Taking your government to court over their climate impact is a fast-growing phenomenon that’s seeing powerful change. Individuals and organisations all over the world are setting new precedents and holding governments to account. But it’s not exactly a walk in the park! So how do you get it done? Well luckily Tessa Khan, human rights lawyer, co-founder of the Climate Litigation Network and Season 1 Mother of Invention, is on hand to explain to Maeve Higgins how it’s done! Archive: Our Children's Trust / Other Archive: RTE News
We learned in our last episode that food insecurity will cause huge swathes of climate migration by the end of the century. So are there ways large-scale farms could nurture our soil? What could small-scale farming do to bring justice to marginalized communities? This week, Mary, Maeve & Thimali meet Zoraida Calle in Colombia, and Vivien Sansour in Palestine as they learn how to breathe new life into dead land, and bring hope back to damaged communities.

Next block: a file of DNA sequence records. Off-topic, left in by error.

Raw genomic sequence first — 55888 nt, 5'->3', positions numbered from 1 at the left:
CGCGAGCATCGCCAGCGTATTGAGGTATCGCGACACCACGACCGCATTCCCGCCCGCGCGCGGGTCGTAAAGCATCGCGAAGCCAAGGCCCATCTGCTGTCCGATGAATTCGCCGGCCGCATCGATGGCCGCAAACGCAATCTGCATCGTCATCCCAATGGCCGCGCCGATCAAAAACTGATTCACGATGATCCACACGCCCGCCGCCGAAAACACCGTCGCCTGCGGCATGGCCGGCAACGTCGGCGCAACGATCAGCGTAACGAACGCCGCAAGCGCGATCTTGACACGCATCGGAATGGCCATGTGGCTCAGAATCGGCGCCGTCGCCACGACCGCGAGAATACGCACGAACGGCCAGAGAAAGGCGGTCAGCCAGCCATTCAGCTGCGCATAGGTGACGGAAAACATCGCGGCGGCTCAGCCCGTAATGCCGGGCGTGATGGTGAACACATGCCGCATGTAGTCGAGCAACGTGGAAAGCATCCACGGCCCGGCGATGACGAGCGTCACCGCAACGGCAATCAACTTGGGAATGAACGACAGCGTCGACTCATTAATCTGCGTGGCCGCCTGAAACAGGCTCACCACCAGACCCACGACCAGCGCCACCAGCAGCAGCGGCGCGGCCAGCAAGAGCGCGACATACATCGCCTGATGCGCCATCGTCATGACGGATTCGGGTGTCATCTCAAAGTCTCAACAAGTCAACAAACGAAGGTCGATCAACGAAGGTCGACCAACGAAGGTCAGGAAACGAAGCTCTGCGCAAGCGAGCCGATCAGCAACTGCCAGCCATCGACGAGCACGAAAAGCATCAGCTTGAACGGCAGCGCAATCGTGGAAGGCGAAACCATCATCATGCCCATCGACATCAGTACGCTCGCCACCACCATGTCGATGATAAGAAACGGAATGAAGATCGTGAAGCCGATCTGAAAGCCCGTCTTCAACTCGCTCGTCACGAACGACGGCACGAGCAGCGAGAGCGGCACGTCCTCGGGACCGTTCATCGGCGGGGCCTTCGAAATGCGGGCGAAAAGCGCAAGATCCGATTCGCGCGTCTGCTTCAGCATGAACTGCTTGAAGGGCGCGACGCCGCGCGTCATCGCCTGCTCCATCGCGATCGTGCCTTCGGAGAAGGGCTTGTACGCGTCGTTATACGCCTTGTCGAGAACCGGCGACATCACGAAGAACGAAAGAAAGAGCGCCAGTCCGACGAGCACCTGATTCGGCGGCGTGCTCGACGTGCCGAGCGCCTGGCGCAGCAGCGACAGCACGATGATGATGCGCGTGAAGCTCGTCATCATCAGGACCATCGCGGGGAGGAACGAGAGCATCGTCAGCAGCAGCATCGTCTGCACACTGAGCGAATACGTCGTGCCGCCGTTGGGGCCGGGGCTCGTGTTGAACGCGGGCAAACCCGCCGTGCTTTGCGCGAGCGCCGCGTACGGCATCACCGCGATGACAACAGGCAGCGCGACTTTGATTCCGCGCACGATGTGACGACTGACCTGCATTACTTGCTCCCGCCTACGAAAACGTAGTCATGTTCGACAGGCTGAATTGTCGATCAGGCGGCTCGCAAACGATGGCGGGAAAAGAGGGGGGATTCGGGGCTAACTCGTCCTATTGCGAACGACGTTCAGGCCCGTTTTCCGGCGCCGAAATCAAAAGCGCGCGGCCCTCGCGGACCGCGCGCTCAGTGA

Do you do a sad face when you see a big grey space in the town centre where a tall green tree should be? Well this episode is for you. Maeve is on (another) mission - this time to green up her home, and not just for cleaner air but for climate and racial justice too. But how easy is that in New York City? And what can all of us do, no matter where we are, to make it happen? Maeve attempts to plant her very own tree on the street and Thimali meets the amazing urban gardener Ena K. McPherson.